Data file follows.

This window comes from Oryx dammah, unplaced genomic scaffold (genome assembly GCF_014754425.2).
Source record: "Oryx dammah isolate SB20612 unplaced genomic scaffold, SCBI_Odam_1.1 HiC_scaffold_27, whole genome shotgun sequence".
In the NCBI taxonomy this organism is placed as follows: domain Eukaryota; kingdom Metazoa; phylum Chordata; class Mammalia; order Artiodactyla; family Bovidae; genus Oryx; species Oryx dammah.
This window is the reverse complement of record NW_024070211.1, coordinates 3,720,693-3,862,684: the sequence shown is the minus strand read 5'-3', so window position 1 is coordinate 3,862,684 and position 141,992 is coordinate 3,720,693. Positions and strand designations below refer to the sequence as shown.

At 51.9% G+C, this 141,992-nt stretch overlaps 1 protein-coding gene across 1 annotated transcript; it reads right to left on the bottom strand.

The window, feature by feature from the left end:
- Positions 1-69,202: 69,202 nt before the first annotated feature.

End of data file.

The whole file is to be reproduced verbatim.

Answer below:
This window comes from Oryx dammah, unplaced genomic scaffold (genome assembly GCF_014754425.2).
Source record: "Oryx dammah isolate SB20612 unplaced genomic scaffold, SCBI_Odam_1.1 HiC_scaffold_27, whole genome shotgun sequence".
In the NCBI taxonomy this organism is placed as follows: domain Eukaryota; kingdom Metazoa; phylum Chordata; class Mammalia; order Artiodactyla; family Bovidae; genus Oryx; species Oryx dammah.
This window is the reverse complement of record NW_024070211.1, coordinates 3,720,693-3,862,684: the sequence shown is the minus strand read 5'-3', so window position 1 is coordinate 3,862,684 and position 141,992 is coordinate 3,720,693. Positions and strand designations below refer to the sequence as shown.

At 51.9% G+C, this 141,992-nt stretch overlaps 1 protein-coding gene across 1 annotated transcript; it reads right to left on the bottom strand.

The window, feature by feature from the left end:
- Positions 1-69,202: 69,202 nt before the first annotated feature.